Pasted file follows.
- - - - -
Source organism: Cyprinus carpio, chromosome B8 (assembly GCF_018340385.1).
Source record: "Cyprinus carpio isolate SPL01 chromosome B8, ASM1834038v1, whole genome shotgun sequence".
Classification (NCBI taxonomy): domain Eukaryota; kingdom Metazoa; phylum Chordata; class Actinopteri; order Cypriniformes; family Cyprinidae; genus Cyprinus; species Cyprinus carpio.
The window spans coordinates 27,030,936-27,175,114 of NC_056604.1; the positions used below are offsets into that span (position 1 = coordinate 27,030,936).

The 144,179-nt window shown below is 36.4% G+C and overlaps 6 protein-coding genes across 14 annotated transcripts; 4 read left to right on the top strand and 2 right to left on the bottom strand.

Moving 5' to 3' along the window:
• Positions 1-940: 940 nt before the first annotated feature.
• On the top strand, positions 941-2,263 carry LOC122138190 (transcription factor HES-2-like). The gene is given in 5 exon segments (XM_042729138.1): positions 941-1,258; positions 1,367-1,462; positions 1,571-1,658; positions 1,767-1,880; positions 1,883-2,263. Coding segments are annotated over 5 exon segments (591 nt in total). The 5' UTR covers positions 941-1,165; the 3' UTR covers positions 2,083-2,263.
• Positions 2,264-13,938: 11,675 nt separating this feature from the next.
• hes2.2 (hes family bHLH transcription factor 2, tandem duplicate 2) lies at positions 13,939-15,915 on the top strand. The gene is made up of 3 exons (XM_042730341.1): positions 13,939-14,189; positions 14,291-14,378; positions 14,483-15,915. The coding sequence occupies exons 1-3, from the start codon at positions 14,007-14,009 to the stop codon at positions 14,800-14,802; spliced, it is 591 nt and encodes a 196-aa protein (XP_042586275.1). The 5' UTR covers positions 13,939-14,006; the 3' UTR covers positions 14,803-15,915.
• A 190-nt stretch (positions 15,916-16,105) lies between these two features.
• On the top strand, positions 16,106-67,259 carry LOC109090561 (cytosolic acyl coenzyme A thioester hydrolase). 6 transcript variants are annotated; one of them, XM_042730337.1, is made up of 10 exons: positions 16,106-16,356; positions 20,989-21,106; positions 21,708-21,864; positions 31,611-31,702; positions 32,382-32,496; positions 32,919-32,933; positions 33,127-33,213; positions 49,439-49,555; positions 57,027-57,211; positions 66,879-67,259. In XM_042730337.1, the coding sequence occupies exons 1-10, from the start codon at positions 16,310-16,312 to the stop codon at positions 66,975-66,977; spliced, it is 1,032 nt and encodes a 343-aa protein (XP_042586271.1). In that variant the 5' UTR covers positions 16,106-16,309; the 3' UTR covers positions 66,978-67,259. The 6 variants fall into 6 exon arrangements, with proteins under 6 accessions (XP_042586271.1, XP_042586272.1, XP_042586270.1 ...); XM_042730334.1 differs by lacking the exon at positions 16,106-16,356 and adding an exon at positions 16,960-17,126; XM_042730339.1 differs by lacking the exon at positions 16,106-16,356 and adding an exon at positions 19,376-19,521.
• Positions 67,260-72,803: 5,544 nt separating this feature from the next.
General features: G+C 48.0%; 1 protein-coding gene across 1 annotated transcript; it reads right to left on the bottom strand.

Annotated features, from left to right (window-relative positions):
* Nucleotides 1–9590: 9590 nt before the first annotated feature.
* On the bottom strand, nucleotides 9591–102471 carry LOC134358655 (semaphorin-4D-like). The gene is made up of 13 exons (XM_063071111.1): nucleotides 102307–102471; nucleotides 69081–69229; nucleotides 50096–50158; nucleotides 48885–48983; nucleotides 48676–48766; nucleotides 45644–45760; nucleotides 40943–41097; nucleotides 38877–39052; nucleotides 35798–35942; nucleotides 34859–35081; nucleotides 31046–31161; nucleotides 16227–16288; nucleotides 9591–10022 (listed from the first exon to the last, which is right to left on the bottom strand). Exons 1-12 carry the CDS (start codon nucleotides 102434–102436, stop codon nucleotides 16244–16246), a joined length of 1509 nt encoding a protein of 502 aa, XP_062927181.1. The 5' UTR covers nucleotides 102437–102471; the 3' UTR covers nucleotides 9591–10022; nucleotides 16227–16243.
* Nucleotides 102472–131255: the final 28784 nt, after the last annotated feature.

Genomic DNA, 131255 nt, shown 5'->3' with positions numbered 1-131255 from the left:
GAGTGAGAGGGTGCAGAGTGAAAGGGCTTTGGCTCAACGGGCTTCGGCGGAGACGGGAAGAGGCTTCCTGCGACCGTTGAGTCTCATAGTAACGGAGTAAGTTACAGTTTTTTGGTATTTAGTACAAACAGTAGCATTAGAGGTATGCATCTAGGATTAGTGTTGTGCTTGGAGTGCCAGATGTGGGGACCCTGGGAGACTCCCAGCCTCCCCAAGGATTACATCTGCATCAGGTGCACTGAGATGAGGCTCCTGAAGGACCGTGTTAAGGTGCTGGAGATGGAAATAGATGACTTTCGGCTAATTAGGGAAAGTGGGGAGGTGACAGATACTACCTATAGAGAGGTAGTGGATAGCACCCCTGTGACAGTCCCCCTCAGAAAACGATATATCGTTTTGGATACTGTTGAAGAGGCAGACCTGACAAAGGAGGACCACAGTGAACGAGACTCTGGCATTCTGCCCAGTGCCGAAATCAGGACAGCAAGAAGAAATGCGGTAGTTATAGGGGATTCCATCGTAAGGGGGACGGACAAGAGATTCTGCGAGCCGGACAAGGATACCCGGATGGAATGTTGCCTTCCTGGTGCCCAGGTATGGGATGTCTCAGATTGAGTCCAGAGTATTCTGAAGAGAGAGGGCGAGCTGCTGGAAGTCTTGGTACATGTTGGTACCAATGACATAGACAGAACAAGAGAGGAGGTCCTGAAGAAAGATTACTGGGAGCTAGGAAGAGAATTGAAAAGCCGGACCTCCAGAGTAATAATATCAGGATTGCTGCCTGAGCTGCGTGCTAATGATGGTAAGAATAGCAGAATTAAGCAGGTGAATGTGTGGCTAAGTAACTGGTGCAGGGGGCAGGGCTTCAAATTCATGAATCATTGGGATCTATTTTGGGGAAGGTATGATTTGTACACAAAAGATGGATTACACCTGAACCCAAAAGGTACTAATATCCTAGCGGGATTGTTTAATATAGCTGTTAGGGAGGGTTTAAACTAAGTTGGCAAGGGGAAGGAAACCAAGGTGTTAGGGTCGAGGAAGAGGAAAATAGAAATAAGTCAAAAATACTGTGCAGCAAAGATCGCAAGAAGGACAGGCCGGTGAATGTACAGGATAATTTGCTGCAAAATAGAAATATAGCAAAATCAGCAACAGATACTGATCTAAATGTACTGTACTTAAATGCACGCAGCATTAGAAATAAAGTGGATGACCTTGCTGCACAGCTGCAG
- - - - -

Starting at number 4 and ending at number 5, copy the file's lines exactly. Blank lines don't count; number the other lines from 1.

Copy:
The window spans coordinates 27,030,936-27,175,114 of NC_056604.1; the positions used below are offsets into that span (position 1 = coordinate 27,030,936).

The 144,179-nt window shown below is 36.4% G+C and overlaps 6 protein-coding genes across 14 annotated transcripts; 4 read left to right on the top strand and 2 right to left on the bottom strand.